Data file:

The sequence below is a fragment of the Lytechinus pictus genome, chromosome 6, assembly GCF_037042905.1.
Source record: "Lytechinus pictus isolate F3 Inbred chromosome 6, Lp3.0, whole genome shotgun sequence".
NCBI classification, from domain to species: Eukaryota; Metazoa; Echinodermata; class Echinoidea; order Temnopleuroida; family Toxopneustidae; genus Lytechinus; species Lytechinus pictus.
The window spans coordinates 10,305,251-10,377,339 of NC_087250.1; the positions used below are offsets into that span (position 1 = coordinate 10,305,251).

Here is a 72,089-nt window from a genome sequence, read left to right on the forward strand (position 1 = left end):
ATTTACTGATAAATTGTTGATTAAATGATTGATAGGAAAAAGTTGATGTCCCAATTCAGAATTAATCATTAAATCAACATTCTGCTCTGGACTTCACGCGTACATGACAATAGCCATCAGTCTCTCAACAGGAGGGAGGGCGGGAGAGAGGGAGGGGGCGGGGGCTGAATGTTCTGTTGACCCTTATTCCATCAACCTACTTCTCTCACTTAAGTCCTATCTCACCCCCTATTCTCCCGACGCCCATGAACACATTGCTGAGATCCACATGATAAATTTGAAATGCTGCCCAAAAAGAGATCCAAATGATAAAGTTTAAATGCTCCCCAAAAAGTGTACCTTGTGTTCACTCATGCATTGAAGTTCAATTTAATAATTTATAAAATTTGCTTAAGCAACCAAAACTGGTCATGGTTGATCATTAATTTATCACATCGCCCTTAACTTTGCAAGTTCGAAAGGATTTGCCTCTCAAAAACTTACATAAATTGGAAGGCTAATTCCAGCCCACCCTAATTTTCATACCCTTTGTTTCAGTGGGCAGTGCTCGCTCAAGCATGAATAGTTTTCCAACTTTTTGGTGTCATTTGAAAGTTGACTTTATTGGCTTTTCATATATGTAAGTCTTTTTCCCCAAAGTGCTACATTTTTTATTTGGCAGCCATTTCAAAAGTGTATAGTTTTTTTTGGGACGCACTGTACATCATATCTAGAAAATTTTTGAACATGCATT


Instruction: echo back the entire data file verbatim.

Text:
The sequence below is a fragment of the Lytechinus pictus genome, chromosome 6, assembly GCF_037042905.1.
Source record: "Lytechinus pictus isolate F3 Inbred chromosome 6, Lp3.0, whole genome shotgun sequence".
NCBI classification, from domain to species: Eukaryota; Metazoa; Echinodermata; class Echinoidea; order Temnopleuroida; family Toxopneustidae; genus Lytechinus; species Lytechinus pictus.
The window spans coordinates 10,305,251-10,377,339 of NC_087250.1; the positions used below are offsets into that span (position 1 = coordinate 10,305,251).

Here is a 72,089-nt window from a genome sequence, read left to right on the forward strand (position 1 = left end):
ATTTACTGATAAATTGTTGATTAAATGATTGATAGGAAAAAGTTGATGTCCCAATTCAGAATTAATCATTAAATCAACATTCTGCTCTGGACTTCACGCGTACATGACAATAGCCATCAGTCTCTCAACAGGAGGGAGGGCGGGAGAGAGGGAGGGGGCGGGGGCTGAATGTTCTGTTGACCCTTATTCCATCAACCTACTTCTCTCACTTAAGTCCTATCTCACCCCCTATTCTCCCGACGCCCATGAACACATTGCTGAGATCCACATGATAAATTTGAAATGCTGCCCAAAAAGAGATCCAAATGATAAAGTTTAAATGCTCCCCAAAAAGTGTACCTTGTGTTCACTCATGCATTGAAGTTCAATTTAATAATTTATAAAATTTGCTTAAGCAACCAAAACTGGTCATGGTTGATCATTAATTTATCACATCGCCCTTAACTTTGCAAGTTCGAAAGGATTTGCCTCTCAAAAACTTACATAAATTGGAAGGCTAATTCCAGCCCACCCTAATTTTCATACCCTTTGTTTCAGTGGGCAGTGCTCGCTCAAGCATGAATAGTTTTCCAACTTTTTGGTGTCATTTGAAAGTTGACTTTATTGGCTTTTCATATATGTAAGTCTTTTTCCCCAAAGTGCTACATTTTTTATTTGGCAGCCATTTCAAAAGTGTATAGTTTTTTTTGGGACGCACTGTACATCATATCTAGAAAATTTTTGAACATGCATT